Exhibit 4: Video of the distribution centre (click to play)

Source: 4imprint

Marrying the digital and the analogue

4imprint is essentially an online business model. However, part of the strength of the business is the management of the combination of digital and analogue. This applies both to the marketing and the operational side, where day-to-day activities involve a far higher element of handholding for customers for whom this type of buying is not central to their normal working practices. Customer service personnel talk to customers over the phone to guide them through the process, from the main office in Oshkosh, Wisconsin, and remotely where appropriate.

At the end of December 2022, 4imprint employed 1,367 people, a workforce usually supplemented with temporary employees according to the demand cycle across the year. In FY22, 42% were employed in distribution and production roles, 41% in sales and marketing and the balance of 17% in administration.

Within the main office, there are some specialist teams: one focused on inbound enquiries from Canada, including French speakers; an education team, focused on K-12, colleges and universities, and on licensing; federal, state and local government; Spanish speakers; and a team specifically dealing with claims and credits. Supplier faults/errors and delivery issues are dealt with promptly by this team and the overall rate of orders needing attention of this type runs at less than 2%.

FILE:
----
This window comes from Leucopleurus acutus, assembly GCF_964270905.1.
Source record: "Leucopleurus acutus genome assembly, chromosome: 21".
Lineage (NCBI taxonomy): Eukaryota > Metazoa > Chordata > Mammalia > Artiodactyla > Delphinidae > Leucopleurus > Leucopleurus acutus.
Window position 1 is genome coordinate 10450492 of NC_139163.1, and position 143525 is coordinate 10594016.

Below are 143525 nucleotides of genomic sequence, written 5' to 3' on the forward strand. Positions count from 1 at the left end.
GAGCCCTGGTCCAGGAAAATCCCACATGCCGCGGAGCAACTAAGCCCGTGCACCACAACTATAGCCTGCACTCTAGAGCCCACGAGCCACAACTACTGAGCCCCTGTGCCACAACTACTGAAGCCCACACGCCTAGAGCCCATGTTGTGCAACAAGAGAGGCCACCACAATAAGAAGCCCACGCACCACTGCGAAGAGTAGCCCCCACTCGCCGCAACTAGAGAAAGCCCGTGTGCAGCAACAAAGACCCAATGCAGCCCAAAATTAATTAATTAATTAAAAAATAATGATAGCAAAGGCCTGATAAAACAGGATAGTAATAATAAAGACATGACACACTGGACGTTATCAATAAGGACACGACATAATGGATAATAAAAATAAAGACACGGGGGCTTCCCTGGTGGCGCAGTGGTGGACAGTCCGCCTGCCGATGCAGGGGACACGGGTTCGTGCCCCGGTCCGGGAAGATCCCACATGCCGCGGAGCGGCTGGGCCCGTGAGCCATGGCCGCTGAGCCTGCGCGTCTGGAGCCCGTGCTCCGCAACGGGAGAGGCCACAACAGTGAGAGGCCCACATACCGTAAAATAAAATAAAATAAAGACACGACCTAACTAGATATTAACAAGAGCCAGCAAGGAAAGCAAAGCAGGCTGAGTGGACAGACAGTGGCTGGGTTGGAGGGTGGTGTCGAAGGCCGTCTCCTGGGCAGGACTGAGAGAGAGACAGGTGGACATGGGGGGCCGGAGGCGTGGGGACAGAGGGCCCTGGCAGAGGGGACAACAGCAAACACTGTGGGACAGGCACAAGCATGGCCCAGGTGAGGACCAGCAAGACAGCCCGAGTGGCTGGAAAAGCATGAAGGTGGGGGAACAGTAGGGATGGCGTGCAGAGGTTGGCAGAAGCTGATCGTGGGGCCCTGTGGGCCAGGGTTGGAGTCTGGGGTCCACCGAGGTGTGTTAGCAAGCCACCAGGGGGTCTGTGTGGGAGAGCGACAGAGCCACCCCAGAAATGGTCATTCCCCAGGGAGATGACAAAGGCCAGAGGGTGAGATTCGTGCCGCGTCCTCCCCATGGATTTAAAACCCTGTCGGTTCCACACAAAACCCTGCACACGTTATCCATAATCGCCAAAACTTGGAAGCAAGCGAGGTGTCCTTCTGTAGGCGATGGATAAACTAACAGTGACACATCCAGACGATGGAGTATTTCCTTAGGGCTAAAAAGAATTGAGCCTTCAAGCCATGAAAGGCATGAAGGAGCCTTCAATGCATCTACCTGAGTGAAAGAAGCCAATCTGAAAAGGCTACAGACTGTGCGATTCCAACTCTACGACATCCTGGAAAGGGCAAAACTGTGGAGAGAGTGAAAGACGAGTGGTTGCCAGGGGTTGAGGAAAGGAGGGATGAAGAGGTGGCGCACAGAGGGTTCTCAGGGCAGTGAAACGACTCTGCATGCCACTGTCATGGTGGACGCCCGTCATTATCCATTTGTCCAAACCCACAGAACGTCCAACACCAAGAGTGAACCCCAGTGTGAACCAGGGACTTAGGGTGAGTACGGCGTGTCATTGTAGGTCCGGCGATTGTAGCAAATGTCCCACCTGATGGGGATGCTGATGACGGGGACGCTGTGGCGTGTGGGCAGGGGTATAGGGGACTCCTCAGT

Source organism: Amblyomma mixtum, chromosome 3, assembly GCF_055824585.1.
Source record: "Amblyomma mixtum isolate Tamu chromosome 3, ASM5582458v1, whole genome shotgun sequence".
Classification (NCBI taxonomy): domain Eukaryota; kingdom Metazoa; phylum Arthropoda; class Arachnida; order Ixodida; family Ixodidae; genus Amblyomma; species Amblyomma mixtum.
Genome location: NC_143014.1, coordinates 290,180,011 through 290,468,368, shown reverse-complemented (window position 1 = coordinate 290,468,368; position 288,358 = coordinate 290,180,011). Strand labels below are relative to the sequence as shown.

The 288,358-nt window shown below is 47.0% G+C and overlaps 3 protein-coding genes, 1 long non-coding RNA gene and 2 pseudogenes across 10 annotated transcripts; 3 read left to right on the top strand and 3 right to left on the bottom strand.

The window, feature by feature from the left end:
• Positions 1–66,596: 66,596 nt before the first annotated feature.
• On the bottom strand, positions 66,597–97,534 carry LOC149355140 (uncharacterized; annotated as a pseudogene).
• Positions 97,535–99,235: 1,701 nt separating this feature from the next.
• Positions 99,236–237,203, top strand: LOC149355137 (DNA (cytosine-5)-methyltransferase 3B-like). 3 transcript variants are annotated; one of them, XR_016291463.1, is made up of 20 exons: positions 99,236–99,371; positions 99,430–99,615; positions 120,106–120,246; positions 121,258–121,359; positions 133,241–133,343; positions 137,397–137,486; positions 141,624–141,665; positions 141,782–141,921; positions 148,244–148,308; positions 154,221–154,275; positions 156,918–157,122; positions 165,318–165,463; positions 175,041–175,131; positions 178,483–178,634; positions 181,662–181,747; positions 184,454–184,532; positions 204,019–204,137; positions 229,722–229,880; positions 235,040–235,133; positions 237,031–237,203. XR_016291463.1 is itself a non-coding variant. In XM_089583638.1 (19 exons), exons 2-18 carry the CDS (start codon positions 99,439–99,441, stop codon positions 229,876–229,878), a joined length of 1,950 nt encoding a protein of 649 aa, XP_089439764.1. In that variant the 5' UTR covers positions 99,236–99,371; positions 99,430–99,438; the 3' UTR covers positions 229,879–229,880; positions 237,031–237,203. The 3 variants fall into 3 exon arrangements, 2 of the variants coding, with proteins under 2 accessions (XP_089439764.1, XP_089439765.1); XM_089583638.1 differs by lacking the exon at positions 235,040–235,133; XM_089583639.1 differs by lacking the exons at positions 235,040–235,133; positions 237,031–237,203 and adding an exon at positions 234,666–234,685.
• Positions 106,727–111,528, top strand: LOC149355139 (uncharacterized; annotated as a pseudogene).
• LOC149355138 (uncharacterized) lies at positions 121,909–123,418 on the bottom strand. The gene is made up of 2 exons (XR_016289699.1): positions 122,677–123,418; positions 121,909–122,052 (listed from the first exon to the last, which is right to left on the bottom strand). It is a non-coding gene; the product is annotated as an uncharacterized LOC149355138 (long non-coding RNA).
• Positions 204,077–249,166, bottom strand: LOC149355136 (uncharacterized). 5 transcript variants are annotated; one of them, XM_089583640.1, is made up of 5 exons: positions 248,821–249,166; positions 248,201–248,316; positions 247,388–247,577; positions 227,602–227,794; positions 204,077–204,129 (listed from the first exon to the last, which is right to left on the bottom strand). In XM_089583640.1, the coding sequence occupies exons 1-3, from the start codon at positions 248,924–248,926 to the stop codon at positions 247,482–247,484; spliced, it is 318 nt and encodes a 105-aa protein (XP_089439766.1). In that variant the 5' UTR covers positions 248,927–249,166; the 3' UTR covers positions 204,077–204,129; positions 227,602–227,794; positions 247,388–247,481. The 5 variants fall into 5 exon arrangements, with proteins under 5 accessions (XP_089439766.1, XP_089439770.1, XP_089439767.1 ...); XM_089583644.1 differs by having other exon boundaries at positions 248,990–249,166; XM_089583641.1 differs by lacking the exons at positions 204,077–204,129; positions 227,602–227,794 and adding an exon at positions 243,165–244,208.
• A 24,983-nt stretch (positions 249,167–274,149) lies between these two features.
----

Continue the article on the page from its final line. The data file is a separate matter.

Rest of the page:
Marketing mix secret sauce

4imprint has many years of experience honing what does and does not work when it comes to encouraging existing customers to buy and how to acquire new customers. Management monitors marketing effectiveness through key performance indicators (KPIs) such as the number of customers acquired, and the percentage of those customers retained after 12 and after 24 months. The long-term trends for these metrics are shown in the exhibit below, which clearly shows the degree of disruption prompted by the pandemic.

Exhibit 5: Long-term customer growth and retention

Source: 4imprint

The group uses a wide range of marketing techniques, including a small residual element of ‘traditional’ printed catalogues, search engine marketing, email, quantitative analytics, Blue Box physical samples (used for customer retention) and, more recently, television-based campaigns aimed at boosting brand awareness. Photographic work is carried out in studios at the head office, with models all drawn from the workforce. This has obvious cost benefits but also adds to the authenticity of the branding.

The management of the marketing mix is sophisticated and is based on the data derived from each marketing exercise, which is fed back into the planning. This systemic management of the marketing effort is a vital part of the group’s IP and is key to how the group has been able to build its market share through understanding customers’ needs and buying patterns. This has been even more crucial over the last two years, when flexibility and speed of response have been paramount.

It is the introduction of brand marketing to the mix that been the most revelatory, delivering a step change in productivity and hence operating margin. The first linear TV brand campaign was launched in FY18 and immediately outperformed initial expectations, delivering high volumes of organic traffic to the group’s website and increasing unprompted brand awareness. Now that the main disruption over COVID-19 has passed, it is clearer how this shows through in the step up in revenue per marketing dollar, which is one of the group’s main KPIs.

Exhibit 6: Development of revenue per marketing dollar